7 Dedicated Federal Child Welfare Funding Title IV-E of the Social Security Act ($7.0 billion in SFY2010). –Supports foster care as well adoption assistance and guardianship assistance. Title IV-B of the Social Security Act ($614 million in SFY2010). –Supports prevention and family support services.

8 Other Federal Child Welfare Funding Temporary Assistance for Needy Families ($3 billion in SFY2010) Medicaid ($1 billion in SFY2010) Social Services Block Grant ($1.6 billion in SFY2010)

9 National Child Welfare Funding, SFY2010

10 California Child Welfare Funding, SFY2010

11 Federal Funding: Why Must it Change? Dedicated Funding –Title IV-E primarily pays for maintaining eligible children in licensed settings. –None of this funding can be used for prevention or post- reunification. Other Child Welfare Funding –Other funding sources provide flexibility, but are limited. –Child welfare is not the primary focus.

12 Federal Funding: Why it must change? Current funding and policy goals are not aligned Inability to reinvest federal “savings” to sustain positive outcomes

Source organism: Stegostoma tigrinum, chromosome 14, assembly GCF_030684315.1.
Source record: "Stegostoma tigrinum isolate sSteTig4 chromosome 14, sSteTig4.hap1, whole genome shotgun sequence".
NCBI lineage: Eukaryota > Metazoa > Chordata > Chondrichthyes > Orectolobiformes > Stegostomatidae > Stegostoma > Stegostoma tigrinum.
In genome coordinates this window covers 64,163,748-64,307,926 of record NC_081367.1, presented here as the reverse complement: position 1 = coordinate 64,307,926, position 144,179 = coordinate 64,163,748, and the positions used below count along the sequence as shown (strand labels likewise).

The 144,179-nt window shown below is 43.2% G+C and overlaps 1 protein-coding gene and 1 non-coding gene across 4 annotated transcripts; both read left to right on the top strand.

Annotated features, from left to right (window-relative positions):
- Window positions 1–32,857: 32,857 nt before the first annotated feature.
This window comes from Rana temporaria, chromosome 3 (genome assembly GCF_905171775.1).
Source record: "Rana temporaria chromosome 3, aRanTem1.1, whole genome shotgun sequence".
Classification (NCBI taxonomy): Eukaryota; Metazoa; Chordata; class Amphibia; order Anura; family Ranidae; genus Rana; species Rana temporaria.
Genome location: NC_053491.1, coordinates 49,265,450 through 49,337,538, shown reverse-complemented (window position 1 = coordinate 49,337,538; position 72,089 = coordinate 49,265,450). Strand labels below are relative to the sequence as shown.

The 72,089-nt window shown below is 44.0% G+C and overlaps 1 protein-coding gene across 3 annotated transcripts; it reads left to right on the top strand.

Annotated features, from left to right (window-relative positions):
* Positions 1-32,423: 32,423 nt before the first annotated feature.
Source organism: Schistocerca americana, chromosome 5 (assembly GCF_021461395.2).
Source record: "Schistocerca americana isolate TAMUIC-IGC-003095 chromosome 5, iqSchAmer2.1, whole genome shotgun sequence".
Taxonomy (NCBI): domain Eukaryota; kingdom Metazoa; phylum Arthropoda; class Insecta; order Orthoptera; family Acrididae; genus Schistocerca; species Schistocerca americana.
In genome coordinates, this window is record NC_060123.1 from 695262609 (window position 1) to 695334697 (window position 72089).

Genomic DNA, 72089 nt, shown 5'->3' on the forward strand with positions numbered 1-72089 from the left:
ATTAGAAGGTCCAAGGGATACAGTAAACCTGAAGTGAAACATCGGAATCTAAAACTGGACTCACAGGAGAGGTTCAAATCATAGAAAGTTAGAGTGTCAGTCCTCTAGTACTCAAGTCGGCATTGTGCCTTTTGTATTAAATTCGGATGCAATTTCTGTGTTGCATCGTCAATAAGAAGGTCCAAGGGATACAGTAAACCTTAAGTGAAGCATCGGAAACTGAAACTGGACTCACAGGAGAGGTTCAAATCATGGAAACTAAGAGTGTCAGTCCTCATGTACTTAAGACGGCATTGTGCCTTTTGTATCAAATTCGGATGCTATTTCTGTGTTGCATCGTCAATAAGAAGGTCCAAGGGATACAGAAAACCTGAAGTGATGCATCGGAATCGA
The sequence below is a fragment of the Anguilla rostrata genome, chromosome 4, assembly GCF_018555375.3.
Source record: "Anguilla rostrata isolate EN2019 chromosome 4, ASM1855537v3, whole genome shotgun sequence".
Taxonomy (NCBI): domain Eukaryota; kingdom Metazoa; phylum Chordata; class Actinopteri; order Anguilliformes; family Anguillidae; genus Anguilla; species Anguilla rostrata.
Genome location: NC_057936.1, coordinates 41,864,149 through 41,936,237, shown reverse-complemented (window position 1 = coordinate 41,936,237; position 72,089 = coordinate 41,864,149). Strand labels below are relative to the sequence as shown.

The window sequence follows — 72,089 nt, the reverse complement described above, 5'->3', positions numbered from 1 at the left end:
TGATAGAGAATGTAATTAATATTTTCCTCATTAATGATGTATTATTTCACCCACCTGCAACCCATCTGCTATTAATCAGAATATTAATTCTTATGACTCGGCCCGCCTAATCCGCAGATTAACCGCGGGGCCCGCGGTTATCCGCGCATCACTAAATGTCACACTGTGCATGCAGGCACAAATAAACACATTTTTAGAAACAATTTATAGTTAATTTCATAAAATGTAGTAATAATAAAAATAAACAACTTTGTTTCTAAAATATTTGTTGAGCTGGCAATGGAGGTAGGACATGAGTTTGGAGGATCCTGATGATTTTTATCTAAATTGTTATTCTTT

13 Finance Reform: Key Aspects Federal dedicated child welfare funding should be available for a broader array of services. These services should be available to a broader population of vulnerable families. Federal funding should be flexible to address the unique needs of families in their communities and achieve improved outcomes.

14 Casey’s Goal: Finance Reform by 2015 Activities to help achieve this goal –Support implementation of Title IV-E waivers and capture in real-time information to inform child welfare finance reform efforts. –Focus on and communicate the urgent need for finance reform. –Develop new champions at federal, state, and local level. –Elevate voice of families and children to inform policy development.

15 What Casey is Doing to Support this Effort…